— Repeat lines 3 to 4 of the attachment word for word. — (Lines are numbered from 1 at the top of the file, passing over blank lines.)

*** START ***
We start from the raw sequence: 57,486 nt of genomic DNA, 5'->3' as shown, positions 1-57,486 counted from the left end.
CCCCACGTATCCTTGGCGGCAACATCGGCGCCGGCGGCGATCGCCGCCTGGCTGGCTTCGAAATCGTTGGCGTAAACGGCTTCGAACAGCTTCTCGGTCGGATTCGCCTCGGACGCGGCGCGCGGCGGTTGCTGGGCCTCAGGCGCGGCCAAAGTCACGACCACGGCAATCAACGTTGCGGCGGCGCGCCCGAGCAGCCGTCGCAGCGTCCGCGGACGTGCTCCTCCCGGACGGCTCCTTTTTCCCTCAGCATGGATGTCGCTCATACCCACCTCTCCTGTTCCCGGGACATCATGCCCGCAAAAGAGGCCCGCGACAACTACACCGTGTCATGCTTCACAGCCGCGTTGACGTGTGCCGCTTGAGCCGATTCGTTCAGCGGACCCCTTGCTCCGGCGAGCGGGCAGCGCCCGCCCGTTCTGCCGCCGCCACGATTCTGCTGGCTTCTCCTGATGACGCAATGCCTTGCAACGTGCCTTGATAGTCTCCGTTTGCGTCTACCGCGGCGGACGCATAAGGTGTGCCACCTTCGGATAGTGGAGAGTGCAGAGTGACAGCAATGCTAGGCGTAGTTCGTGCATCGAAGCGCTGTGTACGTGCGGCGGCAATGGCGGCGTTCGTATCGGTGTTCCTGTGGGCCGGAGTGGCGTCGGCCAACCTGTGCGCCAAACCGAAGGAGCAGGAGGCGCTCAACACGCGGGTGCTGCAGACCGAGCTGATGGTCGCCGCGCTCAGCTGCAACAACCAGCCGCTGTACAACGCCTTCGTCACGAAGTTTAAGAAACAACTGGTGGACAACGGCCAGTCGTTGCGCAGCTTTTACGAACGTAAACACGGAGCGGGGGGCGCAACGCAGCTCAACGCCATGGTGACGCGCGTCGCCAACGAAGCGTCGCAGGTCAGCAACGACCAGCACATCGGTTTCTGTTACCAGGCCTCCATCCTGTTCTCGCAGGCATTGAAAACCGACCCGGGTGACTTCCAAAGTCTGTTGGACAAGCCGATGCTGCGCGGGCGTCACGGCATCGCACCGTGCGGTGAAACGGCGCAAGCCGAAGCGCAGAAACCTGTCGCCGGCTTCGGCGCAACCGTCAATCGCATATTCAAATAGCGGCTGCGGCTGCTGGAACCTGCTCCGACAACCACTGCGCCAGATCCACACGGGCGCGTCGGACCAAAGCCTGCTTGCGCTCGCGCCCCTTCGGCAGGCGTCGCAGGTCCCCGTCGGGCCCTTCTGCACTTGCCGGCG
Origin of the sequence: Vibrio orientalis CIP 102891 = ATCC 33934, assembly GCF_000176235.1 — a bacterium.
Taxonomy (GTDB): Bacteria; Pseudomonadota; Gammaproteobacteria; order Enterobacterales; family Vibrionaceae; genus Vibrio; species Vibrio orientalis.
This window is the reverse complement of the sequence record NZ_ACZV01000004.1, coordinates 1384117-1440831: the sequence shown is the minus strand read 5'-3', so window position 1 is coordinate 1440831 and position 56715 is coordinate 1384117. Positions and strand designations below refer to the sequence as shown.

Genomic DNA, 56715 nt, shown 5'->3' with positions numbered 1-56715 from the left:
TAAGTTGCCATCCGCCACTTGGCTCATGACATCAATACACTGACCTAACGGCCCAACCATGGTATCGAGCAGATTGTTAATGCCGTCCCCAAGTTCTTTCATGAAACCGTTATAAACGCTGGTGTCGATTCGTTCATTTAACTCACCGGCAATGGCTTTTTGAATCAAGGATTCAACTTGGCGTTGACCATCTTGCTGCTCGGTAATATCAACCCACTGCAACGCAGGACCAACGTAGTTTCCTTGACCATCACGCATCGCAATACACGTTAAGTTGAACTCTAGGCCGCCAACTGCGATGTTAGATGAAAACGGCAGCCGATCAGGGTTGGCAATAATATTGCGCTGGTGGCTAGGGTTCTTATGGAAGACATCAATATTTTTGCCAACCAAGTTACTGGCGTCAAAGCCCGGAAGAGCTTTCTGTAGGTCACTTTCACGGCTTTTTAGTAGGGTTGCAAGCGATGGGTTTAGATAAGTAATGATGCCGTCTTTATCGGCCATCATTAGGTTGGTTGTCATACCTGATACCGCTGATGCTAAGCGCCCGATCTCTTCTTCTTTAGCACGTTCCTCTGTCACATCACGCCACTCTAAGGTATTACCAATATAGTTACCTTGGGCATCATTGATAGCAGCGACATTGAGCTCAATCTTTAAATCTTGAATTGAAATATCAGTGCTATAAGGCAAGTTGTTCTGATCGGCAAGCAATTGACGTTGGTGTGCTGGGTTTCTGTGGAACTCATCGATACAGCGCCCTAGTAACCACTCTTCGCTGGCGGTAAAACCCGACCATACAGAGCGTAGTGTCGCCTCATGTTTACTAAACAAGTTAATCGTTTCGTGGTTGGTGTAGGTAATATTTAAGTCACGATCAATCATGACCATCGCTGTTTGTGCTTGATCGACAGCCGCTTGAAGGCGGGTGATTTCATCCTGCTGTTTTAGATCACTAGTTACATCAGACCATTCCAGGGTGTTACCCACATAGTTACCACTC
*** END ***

Origin of the sequence: Vibrio orientalis CIP 102891 = ATCC 33934, assembly GCF_000176235.1 — a bacterium.
Taxonomy (GTDB): Bacteria; Pseudomonadota; Gammaproteobacteria; order Enterobacterales; family Vibrionaceae; genus Vibrio; species Vibrio orientalis.